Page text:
Wisdom Man: Banjo Clarke, an Aboriginal Elder

We’ve become used to a changing society, however few people so much exemplify the struggles, challenges and opportunities for spiritual growth as Banjo Clark, an Australian aboriginal did.

I did not know much about the injustices done to the aboriginal people of Australia. In Wisdom Man: Banjo Clarke I’ve learned that not only were they denied property rights to the land they lived on for generations, but their men were killed and their women raped. The result is that the aboriginal people’s of Australia are now, genetically as well as socially, a mixed breed.

Up into the 1960s aboriginal children were taken from their parents to be adopted by ‘white’ parents.

In short, social injustice was experienced first hand by Banjo Clarke who lived through most of the 20th century (born about 1922, died 200). I won’t repeat all the examples of social injustice in this book, except to say that it includes the oral history of such injustices in his family history going back well into the 19th century.

This alone would make this an interesting biography, but what makes it worth a mention on this spiritual blog is the character Banjo showed in dealing with his challenges.

The saintly tribal elder has become a bit too self evident a pattern. I fully expected not to be impressed by this repetition on the theme.

Yet I was moved and touched.

Partly it has to do with the editing of this biography. I say biography, because that’s how this book is marketed. However, it is mostly an autobiography: Banjo dictated the bulk of the material to Camilla Chance who didn’t do much beyond organizing the material and cleaning it up here and there.

The result is a book in which the narrative voice of the story teller Banjo Clarke comes through. And precisely because it’s autobiographical, Banjo doesn’t come off too saintly to be unbelievable. We learn of his struggles with alcohol and marriage as well as of the way his home turned into a place of refuge for people of all backgrounds.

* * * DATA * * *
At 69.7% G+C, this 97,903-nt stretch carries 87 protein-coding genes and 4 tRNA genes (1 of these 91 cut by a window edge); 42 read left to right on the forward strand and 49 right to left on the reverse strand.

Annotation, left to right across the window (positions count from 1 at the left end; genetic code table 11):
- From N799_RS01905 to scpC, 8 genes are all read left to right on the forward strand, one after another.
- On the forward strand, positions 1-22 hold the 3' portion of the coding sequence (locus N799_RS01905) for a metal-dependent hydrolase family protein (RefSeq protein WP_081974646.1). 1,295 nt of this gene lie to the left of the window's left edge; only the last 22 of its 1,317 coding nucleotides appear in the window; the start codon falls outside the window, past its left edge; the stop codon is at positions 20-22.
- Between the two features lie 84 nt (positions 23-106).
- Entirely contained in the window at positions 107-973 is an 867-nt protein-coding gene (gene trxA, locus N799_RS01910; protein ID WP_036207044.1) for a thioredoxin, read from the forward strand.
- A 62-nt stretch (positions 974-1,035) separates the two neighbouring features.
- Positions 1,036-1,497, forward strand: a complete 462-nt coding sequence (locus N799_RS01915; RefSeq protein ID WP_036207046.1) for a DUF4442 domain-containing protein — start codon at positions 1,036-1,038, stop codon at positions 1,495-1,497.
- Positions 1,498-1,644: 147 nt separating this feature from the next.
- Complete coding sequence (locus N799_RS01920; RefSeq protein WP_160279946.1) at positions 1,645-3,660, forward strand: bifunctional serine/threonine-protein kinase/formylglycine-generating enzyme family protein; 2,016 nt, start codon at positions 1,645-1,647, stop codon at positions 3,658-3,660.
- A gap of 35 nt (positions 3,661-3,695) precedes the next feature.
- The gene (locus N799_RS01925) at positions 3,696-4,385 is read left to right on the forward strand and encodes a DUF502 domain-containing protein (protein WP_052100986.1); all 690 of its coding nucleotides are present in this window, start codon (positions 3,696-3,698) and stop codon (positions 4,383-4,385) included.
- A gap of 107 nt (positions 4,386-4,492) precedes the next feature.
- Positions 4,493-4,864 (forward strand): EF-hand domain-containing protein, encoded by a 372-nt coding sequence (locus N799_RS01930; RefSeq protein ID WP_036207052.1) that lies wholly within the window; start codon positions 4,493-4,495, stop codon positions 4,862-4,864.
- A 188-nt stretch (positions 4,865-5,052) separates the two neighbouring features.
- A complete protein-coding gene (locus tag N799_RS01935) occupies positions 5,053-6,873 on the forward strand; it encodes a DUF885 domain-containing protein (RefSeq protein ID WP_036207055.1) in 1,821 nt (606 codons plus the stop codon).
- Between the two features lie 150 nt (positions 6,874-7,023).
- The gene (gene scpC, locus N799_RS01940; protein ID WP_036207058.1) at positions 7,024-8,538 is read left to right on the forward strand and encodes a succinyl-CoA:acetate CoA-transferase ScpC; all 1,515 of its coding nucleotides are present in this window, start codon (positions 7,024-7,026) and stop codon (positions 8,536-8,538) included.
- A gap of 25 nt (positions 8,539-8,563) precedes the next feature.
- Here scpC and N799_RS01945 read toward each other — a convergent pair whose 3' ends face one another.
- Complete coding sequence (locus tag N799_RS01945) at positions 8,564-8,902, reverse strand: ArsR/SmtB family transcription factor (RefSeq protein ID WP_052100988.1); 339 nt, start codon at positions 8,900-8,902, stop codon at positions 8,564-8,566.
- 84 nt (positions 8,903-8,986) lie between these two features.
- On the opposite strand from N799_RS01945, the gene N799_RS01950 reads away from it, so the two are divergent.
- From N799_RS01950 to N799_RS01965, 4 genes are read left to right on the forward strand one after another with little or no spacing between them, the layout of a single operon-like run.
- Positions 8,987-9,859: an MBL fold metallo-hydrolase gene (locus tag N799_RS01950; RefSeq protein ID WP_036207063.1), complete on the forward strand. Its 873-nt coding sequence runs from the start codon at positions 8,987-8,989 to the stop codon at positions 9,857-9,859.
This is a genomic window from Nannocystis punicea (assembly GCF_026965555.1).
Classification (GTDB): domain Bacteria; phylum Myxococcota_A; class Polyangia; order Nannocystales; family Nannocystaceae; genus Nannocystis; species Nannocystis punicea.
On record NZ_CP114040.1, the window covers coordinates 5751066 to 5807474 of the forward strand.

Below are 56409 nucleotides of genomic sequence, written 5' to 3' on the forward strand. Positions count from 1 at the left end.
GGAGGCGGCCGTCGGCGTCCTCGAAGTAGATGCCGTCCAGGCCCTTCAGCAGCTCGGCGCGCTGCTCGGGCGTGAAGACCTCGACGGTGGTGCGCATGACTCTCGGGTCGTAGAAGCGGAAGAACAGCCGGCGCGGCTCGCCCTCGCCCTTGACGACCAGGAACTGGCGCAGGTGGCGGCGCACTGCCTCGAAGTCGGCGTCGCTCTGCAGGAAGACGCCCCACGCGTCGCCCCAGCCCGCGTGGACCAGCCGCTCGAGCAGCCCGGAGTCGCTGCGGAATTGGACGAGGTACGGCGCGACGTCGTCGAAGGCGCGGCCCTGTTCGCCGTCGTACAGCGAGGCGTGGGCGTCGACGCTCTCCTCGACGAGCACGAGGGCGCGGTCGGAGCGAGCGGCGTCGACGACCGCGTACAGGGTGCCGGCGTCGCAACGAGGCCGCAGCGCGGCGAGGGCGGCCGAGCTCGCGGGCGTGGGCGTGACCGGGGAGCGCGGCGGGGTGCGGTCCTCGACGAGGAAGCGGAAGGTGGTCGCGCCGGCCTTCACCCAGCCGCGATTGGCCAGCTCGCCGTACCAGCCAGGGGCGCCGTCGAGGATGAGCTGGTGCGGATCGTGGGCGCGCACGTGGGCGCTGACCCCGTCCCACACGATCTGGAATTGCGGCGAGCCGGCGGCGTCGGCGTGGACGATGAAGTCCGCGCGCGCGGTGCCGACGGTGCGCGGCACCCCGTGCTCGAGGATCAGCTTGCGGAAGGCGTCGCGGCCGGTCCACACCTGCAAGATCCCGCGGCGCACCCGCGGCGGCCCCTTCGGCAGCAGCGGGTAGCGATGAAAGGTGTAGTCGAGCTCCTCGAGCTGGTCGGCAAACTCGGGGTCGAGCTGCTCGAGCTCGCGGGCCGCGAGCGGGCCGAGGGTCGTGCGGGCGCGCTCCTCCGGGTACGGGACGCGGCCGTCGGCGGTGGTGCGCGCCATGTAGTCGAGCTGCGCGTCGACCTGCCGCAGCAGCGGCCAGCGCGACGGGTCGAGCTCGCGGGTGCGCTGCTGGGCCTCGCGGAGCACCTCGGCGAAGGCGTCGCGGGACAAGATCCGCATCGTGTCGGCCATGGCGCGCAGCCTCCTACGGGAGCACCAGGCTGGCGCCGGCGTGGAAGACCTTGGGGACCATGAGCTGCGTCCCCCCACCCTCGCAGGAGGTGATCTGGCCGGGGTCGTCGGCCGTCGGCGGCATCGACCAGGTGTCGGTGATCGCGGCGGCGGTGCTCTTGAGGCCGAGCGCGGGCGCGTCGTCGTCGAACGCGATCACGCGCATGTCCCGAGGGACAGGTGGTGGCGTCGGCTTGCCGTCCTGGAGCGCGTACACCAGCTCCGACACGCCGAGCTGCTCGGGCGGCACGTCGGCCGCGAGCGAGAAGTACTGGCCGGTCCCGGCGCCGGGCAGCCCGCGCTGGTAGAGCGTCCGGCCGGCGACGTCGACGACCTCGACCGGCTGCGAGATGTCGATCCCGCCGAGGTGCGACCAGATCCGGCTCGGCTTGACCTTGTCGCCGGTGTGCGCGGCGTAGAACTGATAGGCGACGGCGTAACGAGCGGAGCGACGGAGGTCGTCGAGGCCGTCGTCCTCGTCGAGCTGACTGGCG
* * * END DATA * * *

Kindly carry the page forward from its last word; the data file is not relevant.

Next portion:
The only bit that grates a bit against my nerves is the description of the Bahai. They sound so very ideal from the description that it doesn’t feel quite real. Don’t get me wrong: the Bahai have great ideals and are admirable in the way they continue to bridge cultural differences and deal with persecution. I guess it’s rare to read the glowing accounts of a convert and not feel something is missing… And it is my own lack of conversion to that faith that is missing.

Don’t get me wrong, this book is not about the Bahai: their only mentioned tangentially in fact. Banjo’s conversion to the faith doesn’t take up more than a line or two in the book. It seems the faith was more a confirmation of Banjo’s values than that it changed him. However it was a support for him and who, reading all he did and went through could grudge him that.

If you want to be reminded what wisdom looks like, this is definitely a five star recommendation. And don’t we all need to be reminded every once in a while?